Durham, New Hampshire - leading nutritionist and anti-obesity expert Marion Nestle doesn't bother with the controversy surrounding low-carb diets. It's the heft of food-industry marketing budgets that has her worried. Chair of New York University's nutrition, food studies and public health department, Nestle used her years as an insider in the Washington food scene - she edited the 1988 surgeon general's landmark report on nutrition - to write the award-winning Food Politics: How The Food Industry Influences Nutrition And Health.
I'm watching her here at the University of New Hampshire at a conference called Eating As A Moral Act, as she dispenses smart rejoinders to the usual clichés about the fat crisis.
"I didn't want to see a public discussion about obesity without a discussion about marketing," says Nestle. Diet crazes don't interest her - her message is Just Eat Less.
The reason why so many North Americans have ballooned so badly over the last decade has to do with eating so many more calories, not a sudden shift in genetics or even a sudden decline in exercise levels. And they've eaten more because they were suckers for the marketing campaign behind Super-size It And They Will Come.
"You don't have to go any further than larger portions," she says. There's little use obsessing about the sociology of consumers - their education, age, income, foibles or culture. The answer lies in the economics of the food system, "the elephant under the living room rug that no one wants to talk about," she says.
The $1.3-trillion-a-year North American food industry spends $34 billion a year on advertising. The ad budget for Altoid mints alone is five times more than the U.S. government spends to promote vegetables and fruit, Nestle says. (The global food industry ad budget is $40 billion, greater than the GNP of 70 per cent of the world's nations, according to the report Broadcasting Bad Health.)
The North American food industry creates 10,000 new products a year to join the 320,000 already existing products on supermarket shelves (there are now 27 varieties of Oreo cookies instead of the mere six that existed in 1990), since surpluses drive compulsive innovation and spin-offs. This food juggernaut produces twice as much food as North American consumers need, so whatever isn't exported becomes Unidentifiable Food Objects, concocted edibles often aimed at kids.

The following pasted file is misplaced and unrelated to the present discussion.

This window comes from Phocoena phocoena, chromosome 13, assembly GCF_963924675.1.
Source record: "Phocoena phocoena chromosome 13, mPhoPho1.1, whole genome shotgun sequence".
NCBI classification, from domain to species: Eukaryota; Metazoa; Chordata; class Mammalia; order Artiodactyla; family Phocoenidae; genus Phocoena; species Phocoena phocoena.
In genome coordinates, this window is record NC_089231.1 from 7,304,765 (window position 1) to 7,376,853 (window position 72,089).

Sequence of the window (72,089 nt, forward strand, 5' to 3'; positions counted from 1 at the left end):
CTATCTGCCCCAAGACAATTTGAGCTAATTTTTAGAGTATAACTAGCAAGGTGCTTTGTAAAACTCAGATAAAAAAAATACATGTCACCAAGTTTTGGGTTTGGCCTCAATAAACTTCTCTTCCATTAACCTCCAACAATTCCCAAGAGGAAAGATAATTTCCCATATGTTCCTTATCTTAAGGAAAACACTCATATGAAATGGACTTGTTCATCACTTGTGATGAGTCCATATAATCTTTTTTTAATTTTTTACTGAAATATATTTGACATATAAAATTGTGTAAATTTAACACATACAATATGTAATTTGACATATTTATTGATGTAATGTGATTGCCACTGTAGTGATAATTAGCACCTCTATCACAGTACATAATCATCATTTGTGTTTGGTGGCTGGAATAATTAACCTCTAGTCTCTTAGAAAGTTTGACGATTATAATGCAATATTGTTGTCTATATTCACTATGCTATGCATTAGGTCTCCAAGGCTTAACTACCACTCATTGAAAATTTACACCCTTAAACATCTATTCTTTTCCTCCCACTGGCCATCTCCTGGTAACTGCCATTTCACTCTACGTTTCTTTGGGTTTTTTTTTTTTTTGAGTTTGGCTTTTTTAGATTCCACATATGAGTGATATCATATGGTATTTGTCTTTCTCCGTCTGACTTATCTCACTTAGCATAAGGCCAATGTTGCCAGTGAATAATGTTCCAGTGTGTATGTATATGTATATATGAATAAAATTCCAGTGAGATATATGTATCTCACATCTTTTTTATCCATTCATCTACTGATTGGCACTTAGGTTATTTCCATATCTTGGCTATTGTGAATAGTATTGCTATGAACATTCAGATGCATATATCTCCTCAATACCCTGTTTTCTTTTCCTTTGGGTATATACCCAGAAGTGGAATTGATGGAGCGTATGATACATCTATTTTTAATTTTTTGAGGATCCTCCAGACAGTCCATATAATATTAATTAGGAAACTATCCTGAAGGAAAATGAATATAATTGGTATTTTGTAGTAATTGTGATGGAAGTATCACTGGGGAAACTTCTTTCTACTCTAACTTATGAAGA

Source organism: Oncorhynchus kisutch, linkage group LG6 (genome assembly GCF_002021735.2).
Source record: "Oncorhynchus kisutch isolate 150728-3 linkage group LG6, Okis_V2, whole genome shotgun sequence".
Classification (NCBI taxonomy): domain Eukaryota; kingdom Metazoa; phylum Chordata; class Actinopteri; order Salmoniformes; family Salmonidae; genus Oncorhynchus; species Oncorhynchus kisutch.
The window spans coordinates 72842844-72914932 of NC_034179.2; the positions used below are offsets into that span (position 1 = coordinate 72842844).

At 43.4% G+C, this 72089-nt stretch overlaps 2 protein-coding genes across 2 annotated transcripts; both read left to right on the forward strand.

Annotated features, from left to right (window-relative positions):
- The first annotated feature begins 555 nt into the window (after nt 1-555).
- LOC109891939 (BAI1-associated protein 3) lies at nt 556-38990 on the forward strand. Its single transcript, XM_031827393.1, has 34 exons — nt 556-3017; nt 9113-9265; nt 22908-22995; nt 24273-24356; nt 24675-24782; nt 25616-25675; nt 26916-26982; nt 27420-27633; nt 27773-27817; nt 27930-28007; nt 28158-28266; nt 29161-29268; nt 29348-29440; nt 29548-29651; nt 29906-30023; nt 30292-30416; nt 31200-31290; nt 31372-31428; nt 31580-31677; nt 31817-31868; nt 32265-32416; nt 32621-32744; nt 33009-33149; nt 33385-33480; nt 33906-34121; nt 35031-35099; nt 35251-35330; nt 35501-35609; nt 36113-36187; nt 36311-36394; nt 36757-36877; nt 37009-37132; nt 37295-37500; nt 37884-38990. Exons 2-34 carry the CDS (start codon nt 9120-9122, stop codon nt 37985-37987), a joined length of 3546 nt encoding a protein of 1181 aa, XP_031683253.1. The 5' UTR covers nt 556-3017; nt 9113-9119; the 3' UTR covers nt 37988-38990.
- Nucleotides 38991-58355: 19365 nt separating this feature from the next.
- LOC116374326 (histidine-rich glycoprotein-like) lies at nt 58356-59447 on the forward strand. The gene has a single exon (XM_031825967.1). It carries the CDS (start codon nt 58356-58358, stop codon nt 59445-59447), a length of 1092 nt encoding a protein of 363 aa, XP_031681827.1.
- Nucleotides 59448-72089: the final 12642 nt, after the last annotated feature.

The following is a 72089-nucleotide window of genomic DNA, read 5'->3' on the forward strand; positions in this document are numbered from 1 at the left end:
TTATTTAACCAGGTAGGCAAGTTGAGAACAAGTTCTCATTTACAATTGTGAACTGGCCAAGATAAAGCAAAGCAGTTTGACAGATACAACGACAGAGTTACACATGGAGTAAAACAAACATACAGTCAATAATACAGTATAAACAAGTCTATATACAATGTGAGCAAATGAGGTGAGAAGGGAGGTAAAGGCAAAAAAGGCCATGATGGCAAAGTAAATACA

Since the food industry needs to show continual growth to survive on the stock market - "That's the way capitalism works," says Nestle - it can't stomach any reference to eating limits or eating less.
Atkins, South Beach, low fat diets - the food industry can deal with all of them, adjusting products and marketing strategies, as long as it's the kind of calories, not the number of calories, that gets the attention.
"Eat less" are fighting words for the pop and food industry, as their current campaign against the World Health Organization report calling for limits to sugar consumption indicates. That campaign follows a successful 10-year effort to reframe U.S. government warnings on sugar. In 1980 and 85, the food guide urged people to "avoid too much sugar." By 2000 the advice was "Choose beverages and foods to moderate your intake of sugar."
But Nestle's focus on marketing drivers in the food industry may reflect her training in nutrition rather than the even more dismal science of economics. There's more involved in this weighty matter of obesity than the gross ethics of super-size marketing.
When I studied economics way back when, there was always a lecture on how the demand for food is "inelastic." No matter how much more money people make, there is only so much food they can jam down into their stomachs, so the demand is inelastic, the lecture went. That's why food couldn't be a growth industry, the conventional wisdom had it.
Economic theory about inelasticity of demand for food didn't reckon with the elasticity of skin and the ability of the human body to swell into obesity, or the ability of the food industry to market to people already full-to-busting. But super-sizing actually exposes a crisis in the food system more profound than marketing ethics or the mania for growth on the stock market.
It's another unintended outcome of subsidies designed to make food so cheap. When food out of the farm gate accounts for only 20 cents on the food dollar spent by consumers, and 80 cents goes to processors, packagers, advertisers and retailers, then super-sizing is almost inevitable. All those 80 cents' worth of overhead costs stay fixed, no matter what size portion the customer buys, so it only costs pennies to double the size and charge an extra quarter, quintupling the rate of profit.
The only way to control that trend would be to find a way to reward food producers or retailers for quality of food and health outcomes rather than quantity of food. This is something the designers of our food system or health system can't wrap their heads around, probably because, as eco theorist Wendell Berry puts it, the people who make food care nothing about health, while the people who do health care little about food, and never the twain shall meet.
That is the system problem behind obesity, and it is bigger than the super-sized elephant under the rug.